Two Wins, One Loss In Private-Sector Campaigns

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(This article appeared in the July/August 2008 issue of The American Postal Worker magazine.)

APWU members ratified a “first contract” in late May for approximately 120 workers at the Cincinnati Mail Transportation Equipment Service Center. The workers at the private-sector MTESC operation are getting their first raise in six years.

“In addition to a whopping 10 percent wage in July, there are solid improvements on many fronts,” said Mark Dimondstein, the APWU’s lead field organizer. “We have just-cause protection, a strong grievance procedure, and seniority and bidding rights. And we’re especially pleased that it’s a union shop.”

Support Services Division member Elaine Henderson was the APWU’s lead negotiator. “The APWU from coast to coast should be proud of this effort to raise the living standards and improve the workplace protections of private-sector employees,” said Executive Vice President Cliff Guffey. “And as Bill Manley, the division’s NBA, points out, we have over 100 new dues-paying members of the union.”

In another private-sector success story, the APWU won the right to continue representing 90 mail-haul drivers in Des Moines, despite a relentless anti-union campaign by Mail Contractors of America (MCA).

Des Moines Area Local President Jim Spina confirmed that aMay 15 “decertification” election went the union’s way. “Drivers Lee Gray and Jeff Kile were instrumental in this victory,” Spina said.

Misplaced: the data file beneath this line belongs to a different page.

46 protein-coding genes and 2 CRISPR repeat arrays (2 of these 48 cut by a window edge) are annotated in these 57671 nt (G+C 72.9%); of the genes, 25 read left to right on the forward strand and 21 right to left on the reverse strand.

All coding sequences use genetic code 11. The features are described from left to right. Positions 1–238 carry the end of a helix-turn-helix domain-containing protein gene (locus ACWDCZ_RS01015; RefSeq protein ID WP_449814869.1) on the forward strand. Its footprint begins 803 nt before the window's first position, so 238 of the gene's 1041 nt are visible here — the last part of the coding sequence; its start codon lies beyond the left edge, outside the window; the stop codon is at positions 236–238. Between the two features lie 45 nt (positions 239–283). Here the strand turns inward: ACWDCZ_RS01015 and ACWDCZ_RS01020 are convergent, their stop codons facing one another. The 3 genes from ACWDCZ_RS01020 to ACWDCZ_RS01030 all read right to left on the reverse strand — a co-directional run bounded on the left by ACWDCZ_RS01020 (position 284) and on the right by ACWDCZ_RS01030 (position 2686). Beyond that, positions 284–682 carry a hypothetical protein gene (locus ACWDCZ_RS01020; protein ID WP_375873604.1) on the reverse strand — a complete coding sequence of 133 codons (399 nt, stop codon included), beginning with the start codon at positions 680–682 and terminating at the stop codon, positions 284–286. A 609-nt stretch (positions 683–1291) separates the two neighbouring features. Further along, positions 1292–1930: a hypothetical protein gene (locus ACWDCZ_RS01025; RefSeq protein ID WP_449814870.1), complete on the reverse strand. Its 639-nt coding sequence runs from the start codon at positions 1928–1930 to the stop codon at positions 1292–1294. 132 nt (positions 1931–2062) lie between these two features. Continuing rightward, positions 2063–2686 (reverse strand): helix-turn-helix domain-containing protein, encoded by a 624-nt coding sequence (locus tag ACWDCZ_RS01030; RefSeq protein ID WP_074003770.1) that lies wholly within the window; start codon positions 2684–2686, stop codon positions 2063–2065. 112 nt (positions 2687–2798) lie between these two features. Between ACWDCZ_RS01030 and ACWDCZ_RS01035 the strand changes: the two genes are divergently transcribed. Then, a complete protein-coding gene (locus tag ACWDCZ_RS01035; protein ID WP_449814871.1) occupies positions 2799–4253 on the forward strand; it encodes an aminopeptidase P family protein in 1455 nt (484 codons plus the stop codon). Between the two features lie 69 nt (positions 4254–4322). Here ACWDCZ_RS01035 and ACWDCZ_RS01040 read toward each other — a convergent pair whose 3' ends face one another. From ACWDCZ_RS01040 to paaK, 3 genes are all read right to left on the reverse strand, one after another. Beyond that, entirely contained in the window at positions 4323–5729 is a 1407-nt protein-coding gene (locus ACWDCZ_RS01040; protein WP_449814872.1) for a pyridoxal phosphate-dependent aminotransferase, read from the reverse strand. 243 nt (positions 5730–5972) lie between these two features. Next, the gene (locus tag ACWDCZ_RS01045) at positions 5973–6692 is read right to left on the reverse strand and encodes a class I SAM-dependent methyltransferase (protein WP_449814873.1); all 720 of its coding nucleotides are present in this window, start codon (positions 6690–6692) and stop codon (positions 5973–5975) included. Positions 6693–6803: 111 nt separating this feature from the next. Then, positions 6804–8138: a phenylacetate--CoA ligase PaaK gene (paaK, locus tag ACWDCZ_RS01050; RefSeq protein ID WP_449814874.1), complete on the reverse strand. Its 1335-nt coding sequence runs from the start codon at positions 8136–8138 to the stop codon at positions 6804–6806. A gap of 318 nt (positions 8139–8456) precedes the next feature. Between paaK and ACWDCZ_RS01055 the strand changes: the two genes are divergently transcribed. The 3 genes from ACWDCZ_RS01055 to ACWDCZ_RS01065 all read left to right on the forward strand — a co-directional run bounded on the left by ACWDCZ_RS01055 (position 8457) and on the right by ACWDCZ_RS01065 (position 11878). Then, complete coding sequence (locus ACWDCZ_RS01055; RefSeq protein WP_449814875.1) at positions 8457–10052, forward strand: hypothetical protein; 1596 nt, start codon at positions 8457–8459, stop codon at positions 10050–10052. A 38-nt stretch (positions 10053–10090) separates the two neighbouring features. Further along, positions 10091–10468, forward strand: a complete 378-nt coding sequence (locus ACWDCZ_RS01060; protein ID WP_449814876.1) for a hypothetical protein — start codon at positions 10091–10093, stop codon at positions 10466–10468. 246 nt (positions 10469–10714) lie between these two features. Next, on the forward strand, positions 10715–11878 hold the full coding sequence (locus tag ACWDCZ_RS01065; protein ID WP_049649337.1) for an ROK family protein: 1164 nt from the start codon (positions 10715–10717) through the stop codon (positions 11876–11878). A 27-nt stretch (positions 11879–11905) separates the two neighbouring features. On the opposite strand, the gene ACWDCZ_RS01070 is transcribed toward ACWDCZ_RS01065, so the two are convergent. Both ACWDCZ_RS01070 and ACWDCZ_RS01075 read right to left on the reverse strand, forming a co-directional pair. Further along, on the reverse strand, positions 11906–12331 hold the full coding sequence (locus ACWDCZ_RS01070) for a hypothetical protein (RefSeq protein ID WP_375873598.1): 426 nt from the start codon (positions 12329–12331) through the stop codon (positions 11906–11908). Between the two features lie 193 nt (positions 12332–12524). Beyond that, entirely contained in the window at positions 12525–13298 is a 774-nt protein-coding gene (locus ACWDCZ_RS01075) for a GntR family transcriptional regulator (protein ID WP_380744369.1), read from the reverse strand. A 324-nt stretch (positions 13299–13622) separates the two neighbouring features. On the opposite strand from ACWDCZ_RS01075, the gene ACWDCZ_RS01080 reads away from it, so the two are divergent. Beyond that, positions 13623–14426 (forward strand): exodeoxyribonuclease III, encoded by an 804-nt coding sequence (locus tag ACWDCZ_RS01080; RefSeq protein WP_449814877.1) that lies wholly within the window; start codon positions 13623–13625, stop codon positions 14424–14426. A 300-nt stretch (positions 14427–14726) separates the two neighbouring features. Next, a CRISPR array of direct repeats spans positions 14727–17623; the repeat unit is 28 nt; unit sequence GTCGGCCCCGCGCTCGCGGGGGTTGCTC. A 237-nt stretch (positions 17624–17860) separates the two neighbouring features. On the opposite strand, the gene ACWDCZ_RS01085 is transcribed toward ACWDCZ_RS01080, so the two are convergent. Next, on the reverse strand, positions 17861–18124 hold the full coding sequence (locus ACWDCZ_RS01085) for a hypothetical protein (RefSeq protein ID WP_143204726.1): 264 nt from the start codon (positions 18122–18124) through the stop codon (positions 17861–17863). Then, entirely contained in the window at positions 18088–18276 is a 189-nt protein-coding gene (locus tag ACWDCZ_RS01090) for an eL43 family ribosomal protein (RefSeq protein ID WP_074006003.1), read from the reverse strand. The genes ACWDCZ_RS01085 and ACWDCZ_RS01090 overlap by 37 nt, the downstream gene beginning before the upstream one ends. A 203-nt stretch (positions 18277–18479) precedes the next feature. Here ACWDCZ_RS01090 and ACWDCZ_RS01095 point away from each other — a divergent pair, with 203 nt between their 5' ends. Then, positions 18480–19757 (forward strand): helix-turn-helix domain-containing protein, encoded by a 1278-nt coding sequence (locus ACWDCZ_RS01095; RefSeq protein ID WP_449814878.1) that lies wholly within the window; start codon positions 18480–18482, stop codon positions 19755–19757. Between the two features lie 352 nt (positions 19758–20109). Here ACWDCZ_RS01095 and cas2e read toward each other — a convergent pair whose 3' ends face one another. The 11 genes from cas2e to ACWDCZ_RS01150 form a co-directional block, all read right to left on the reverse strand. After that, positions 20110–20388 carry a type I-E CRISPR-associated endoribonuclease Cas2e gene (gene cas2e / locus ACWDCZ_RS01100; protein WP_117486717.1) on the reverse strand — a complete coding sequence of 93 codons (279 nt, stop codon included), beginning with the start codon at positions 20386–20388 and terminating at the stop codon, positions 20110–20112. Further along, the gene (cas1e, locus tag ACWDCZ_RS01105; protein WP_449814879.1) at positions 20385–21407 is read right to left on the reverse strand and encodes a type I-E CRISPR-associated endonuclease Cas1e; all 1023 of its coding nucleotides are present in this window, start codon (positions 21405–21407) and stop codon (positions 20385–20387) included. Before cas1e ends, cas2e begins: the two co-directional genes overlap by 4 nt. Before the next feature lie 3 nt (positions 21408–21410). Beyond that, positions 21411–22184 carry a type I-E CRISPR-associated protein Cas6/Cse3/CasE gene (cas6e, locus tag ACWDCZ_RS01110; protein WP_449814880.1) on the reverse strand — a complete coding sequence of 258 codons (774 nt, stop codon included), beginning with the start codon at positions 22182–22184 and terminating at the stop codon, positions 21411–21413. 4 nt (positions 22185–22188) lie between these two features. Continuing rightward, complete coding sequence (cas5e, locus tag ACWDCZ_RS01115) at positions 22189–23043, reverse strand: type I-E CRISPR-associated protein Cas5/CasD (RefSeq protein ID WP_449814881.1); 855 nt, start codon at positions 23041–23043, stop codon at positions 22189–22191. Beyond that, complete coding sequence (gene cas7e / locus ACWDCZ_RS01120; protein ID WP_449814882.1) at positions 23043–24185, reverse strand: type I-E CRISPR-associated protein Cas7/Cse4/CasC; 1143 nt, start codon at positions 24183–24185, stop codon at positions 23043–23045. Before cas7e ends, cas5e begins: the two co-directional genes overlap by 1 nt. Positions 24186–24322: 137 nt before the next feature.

MCA has been using union-busting tactics at its facilities for years. “The company even promised people cheaper insurance to its workers if they voted against the union,” Dimondstein said. “This vote underscores the confidence these workers have in the APWU. It protects this unit, where we recently signed a contract.”

As a result of this election, he added, workers once again are paying their dues by checkoff. “The Des Moines local and Support Services Director Lee Gray should be commended for their successful efforts under such difficult circumstances.”

The APWU was unable, however, to overcome serious obstacles at a DHL-operated ABX Air site in southwest Ohio. A three-year organizing drive was dealt a setback in early June with a union-representation election in which neither the Teamsters — which intervened to get on the ballot long after the APWU had begun its campaign — nor the APWU got a majority of the votes.

A runoff is to be held between “no representation” and the Teamsters, who benefited from an announcement two weeks earlier that UPS planned to take over DHL’s domestic air shipment of express and international packages — news that came shortly after DHL announced a restructuring that is expected to eliminate approximately 7,000 jobs in Wilmington, OH, and essentially wipe out the site as a “hub.”

“The APWU fought to keep the jobs there,” Dimondstein said, while the Teamsters, who represent 200,000workers at UPS nationwide, supported the restructuring plan. In fact, the APWU organizer said he had learned that the election may be set aside because of misconduct. “If the NLRB does hold a new election, the APWU will again be on the ballot.

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